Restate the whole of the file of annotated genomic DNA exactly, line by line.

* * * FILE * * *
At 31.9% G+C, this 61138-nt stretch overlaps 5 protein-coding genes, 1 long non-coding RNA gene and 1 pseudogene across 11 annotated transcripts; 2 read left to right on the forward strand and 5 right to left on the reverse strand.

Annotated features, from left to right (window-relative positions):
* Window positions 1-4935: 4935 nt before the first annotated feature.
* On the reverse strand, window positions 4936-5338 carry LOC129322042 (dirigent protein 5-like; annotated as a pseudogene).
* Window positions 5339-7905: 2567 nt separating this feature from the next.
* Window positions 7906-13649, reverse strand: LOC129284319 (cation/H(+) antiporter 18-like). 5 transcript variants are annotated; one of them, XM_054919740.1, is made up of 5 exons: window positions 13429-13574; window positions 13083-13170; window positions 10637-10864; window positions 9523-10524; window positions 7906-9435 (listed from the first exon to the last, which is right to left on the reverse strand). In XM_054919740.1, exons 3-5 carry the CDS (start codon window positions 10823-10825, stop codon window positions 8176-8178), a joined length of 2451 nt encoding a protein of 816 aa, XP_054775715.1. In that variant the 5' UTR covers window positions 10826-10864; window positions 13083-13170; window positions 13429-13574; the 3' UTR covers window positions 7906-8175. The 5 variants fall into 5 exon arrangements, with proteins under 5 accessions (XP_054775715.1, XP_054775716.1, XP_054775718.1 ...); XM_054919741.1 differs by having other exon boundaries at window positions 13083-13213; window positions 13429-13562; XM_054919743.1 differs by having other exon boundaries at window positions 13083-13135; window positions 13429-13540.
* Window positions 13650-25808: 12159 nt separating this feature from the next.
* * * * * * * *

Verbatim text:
At 31.9% G+C, this 61138-nt stretch overlaps 5 protein-coding genes, 1 long non-coding RNA gene and 1 pseudogene across 11 annotated transcripts; 2 read left to right on the forward strand and 5 right to left on the reverse strand.

Annotated features, from left to right (window-relative positions):
* Window positions 1-4935: 4935 nt before the first annotated feature.
* On the reverse strand, window positions 4936-5338 carry LOC129322042 (dirigent protein 5-like; annotated as a pseudogene).
* Window positions 5339-7905: 2567 nt separating this feature from the next.
* Window positions 7906-13649, reverse strand: LOC129284319 (cation/H(+) antiporter 18-like). 5 transcript variants are annotated; one of them, XM_054919740.1, is made up of 5 exons: window positions 13429-13574; window positions 13083-13170; window positions 10637-10864; window positions 9523-10524; window positions 7906-9435 (listed from the first exon to the last, which is right to left on the reverse strand). In XM_054919740.1, exons 3-5 carry the CDS (start codon window positions 10823-10825, stop codon window positions 8176-8178), a joined length of 2451 nt encoding a protein of 816 aa, XP_054775715.1. In that variant the 5' UTR covers window positions 10826-10864; window positions 13083-13170; window positions 13429-13574; the 3' UTR covers window positions 7906-8175. The 5 variants fall into 5 exon arrangements, with proteins under 5 accessions (XP_054775715.1, XP_054775716.1, XP_054775718.1 ...); XM_054919741.1 differs by having other exon boundaries at window positions 13083-13213; window positions 13429-13562; XM_054919743.1 differs by having other exon boundaries at window positions 13083-13135; window positions 13429-13540.
* Window positions 13650-25808: 12159 nt separating this feature from the next.